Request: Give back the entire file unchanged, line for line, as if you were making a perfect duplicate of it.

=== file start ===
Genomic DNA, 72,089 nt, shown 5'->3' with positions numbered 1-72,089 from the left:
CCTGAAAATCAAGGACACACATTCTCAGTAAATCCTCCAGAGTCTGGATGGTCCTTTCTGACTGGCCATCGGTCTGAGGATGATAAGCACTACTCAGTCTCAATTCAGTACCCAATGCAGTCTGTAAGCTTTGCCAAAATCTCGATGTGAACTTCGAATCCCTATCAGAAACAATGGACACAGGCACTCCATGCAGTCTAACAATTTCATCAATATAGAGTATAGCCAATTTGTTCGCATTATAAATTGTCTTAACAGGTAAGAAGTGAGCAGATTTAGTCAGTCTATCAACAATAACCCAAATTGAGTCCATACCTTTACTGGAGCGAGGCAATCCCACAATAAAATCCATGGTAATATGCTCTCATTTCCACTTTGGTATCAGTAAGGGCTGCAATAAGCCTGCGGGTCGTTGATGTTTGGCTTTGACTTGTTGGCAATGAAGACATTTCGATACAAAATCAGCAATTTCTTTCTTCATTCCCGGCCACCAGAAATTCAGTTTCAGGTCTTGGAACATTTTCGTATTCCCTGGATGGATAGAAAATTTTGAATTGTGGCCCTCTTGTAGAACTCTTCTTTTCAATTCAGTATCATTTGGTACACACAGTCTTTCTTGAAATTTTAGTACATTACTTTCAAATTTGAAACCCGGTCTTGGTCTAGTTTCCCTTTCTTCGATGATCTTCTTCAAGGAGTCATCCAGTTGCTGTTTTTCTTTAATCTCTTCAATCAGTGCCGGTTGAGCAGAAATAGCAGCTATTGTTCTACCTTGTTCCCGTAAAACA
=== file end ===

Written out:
Genomic DNA, 72,089 nt, shown 5'->3' with positions numbered 1-72,089 from the left:
CCTGAAAATCAAGGACACACATTCTCAGTAAATCCTCCAGAGTCTGGATGGTCCTTTCTGACTGGCCATCGGTCTGAGGATGATAAGCACTACTCAGTCTCAATTCAGTACCCAATGCAGTCTGTAAGCTTTGCCAAAATCTCGATGTGAACTTCGAATCCCTATCAGAAACAATGGACACAGGCACTCCATGCAGTCTAACAATTTCATCAATATAGAGTATAGCCAATTTGTTCGCATTATAAATTGTCTTAACAGGTAAGAAGTGAGCAGATTTAGTCAGTCTATCAACAATAACCCAAATTGAGTCCATACCTTTACTGGAGCGAGGCAATCCCACAATAAAATCCATGGTAATATGCTCTCATTTCCACTTTGGTATCAGTAAGGGCTGCAATAAGCCTGCGGGTCGTTGATGTTTGGCTTTGACTTGTTGGCAATGAAGACATTTCGATACAAAATCAGCAATTTCTTTCTTCATTCCCGGCCACCAGAAATTCAGTTTCAGGTCTTGGAACATTTTCGTATTCCCTGGATGGATAGAAAATTTTGAATTGTGGCCCTCTTGTAGAACTCTTCTTTTCAATTCAGTATCATTTGGTACACACAGTCTTTCTTGAAATTTTAGTACATTACTTTCAAATTTGAAACCCGGTCTTGGTCTAGTTTCCCTTTCTTCGATGATCTTCTTCAAGGAGTCATCCAGTTGCTGTTTTTCTTTAATCTCTTCAATCAGTGCCGGTTGAGCAGAAATAGCAGCTATTGTTCTACCTTGTTCCCGTAAAACA